VII: Cypress

How cypress became a tree of mourning.

VII: Cypress
A stately Italian cypress cavalcade. Photo by Julian Schöll / Unsplash

Good morning. Today is septidi, the 17th of Frimaire, Year CCXXXI. We celebrate les cyprès, trees that point to the sky.

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The oldest tree in the world is believed to be a cypress. This is breaking news, as a pair of bristlecone pines in California and Nevada had been holding that verification for a long time, each one dated to about 4,900 years old. However, researchers are about to publish a paper showing a Patagonian cypress (Fitzroya cupressoids) in Chile called Alerce Milenario is at least 5,000 years old, and estimated to be turning 5,485 this year. The tree is almost 200 feet tall and has a wide girth, which made safely procuring a core for dendrochronology (ring counting) difficult. The same researchers who took the latest sample also estimate that only 28% of the tree is still living, but, significantly, the root system is still active. This puts the tree's sapling emerging at about the same time as the first human writing, the oldest-known depiction of the wheel, and the earliest Egyptian mummy.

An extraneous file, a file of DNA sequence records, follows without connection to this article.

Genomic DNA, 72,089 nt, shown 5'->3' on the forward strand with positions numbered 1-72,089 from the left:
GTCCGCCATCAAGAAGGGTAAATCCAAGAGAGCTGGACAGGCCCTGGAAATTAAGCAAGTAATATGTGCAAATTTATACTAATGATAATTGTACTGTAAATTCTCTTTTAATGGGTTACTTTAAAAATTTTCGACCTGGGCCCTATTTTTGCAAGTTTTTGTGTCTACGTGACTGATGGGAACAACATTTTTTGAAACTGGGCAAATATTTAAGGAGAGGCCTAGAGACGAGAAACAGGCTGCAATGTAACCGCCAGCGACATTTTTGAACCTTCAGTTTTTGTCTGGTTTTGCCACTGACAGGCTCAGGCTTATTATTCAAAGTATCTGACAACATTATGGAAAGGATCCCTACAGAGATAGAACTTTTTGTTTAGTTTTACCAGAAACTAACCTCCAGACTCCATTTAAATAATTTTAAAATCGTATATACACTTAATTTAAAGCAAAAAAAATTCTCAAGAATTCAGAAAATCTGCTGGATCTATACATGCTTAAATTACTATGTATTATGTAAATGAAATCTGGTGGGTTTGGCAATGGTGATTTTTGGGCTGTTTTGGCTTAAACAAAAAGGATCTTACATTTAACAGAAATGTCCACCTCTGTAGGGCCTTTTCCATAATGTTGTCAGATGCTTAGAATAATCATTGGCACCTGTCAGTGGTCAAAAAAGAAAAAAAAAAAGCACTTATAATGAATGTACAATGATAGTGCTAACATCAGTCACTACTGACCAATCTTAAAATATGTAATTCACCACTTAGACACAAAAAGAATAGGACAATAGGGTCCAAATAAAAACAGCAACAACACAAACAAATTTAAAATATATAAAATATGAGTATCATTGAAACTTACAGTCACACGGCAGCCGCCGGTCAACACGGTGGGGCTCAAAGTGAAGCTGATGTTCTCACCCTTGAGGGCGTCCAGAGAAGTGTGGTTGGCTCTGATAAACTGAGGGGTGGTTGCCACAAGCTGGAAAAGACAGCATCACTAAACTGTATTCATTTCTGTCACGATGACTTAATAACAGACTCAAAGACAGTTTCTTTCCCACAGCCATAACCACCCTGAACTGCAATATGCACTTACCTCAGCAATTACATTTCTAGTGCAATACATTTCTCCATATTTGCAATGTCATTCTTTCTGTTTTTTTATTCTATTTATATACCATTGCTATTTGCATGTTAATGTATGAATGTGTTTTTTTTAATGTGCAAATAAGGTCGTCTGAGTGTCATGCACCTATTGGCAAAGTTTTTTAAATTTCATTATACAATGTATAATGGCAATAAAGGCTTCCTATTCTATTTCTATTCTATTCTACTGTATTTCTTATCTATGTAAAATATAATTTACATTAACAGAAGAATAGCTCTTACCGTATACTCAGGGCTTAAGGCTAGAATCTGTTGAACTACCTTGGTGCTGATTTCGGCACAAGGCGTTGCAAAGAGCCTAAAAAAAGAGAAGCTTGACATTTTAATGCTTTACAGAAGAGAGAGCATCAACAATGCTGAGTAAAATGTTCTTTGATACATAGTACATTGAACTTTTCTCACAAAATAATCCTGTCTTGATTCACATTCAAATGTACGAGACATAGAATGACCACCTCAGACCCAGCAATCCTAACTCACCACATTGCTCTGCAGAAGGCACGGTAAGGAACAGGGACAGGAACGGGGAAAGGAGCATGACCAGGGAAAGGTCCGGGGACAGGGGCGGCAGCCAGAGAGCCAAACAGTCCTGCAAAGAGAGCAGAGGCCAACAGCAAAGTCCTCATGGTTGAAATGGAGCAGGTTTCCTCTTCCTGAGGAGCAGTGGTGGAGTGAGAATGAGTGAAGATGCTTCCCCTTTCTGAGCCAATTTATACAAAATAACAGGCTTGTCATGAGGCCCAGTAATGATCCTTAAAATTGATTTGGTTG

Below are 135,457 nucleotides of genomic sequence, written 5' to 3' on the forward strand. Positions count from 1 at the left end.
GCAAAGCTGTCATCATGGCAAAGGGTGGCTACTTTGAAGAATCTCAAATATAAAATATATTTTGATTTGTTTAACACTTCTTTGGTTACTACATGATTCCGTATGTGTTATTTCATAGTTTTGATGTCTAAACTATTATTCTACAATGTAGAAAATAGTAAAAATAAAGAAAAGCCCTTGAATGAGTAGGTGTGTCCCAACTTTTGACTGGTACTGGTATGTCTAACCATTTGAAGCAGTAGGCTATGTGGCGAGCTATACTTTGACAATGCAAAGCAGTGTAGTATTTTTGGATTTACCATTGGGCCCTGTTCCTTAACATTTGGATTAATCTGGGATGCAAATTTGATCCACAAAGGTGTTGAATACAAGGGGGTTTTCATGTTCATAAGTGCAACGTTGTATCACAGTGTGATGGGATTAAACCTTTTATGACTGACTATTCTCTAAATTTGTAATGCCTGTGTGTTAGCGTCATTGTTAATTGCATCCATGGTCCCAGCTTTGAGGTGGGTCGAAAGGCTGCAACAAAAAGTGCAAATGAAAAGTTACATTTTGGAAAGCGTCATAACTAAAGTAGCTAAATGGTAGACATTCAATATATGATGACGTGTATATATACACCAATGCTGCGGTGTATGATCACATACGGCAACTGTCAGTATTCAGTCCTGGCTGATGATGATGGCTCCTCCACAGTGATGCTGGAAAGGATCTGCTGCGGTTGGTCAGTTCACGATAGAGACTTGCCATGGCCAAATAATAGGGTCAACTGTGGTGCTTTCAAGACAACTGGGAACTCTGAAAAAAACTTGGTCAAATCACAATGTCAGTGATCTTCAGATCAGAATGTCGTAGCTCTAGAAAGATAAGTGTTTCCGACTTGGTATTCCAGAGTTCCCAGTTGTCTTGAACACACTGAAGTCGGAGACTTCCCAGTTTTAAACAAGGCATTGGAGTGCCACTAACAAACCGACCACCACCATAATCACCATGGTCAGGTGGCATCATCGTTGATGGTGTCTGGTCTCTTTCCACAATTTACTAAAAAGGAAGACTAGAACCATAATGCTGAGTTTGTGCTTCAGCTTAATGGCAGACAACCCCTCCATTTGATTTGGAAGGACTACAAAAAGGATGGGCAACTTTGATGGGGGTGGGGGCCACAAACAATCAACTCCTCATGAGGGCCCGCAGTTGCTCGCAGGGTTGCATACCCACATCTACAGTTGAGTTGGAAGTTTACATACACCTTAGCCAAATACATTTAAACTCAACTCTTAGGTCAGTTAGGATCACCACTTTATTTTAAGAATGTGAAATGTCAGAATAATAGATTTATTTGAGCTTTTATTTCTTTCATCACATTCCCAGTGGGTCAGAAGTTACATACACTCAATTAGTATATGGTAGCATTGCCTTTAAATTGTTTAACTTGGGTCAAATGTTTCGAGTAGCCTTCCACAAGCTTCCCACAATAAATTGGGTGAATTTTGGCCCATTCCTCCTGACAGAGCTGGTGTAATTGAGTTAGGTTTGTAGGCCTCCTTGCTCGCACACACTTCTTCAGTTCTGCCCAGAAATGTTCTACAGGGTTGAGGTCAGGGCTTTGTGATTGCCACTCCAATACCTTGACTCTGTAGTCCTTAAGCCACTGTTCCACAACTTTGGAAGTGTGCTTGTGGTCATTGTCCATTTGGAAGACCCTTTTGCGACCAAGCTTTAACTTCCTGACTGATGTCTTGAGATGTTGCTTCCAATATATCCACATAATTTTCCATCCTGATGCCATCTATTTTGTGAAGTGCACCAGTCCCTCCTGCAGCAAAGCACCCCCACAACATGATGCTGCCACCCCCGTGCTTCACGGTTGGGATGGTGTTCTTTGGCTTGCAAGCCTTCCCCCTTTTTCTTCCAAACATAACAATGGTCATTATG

There are just so many things to talk about when it comes to cypress, and so many kinds of cypress to investigate. There are the bald cypress, which live in swamps and have breathing "knees" just like mangroves. There are the super-tall Eastern red cedars that we exposed a few days ago as being in the cypress family (though this is now a matter of debate). And there are Japanese cypress, which are a favorite for cultivating as bonsai.

But let's dwell today on the Italian cypress, a Mediterranean varietal that has the most worldwide brand recognition, thanks to its narrow and pointy shape and its propensity for hanging around old graveyards. These traits are so ancient, the Greeks made up a whole story about why this happens.

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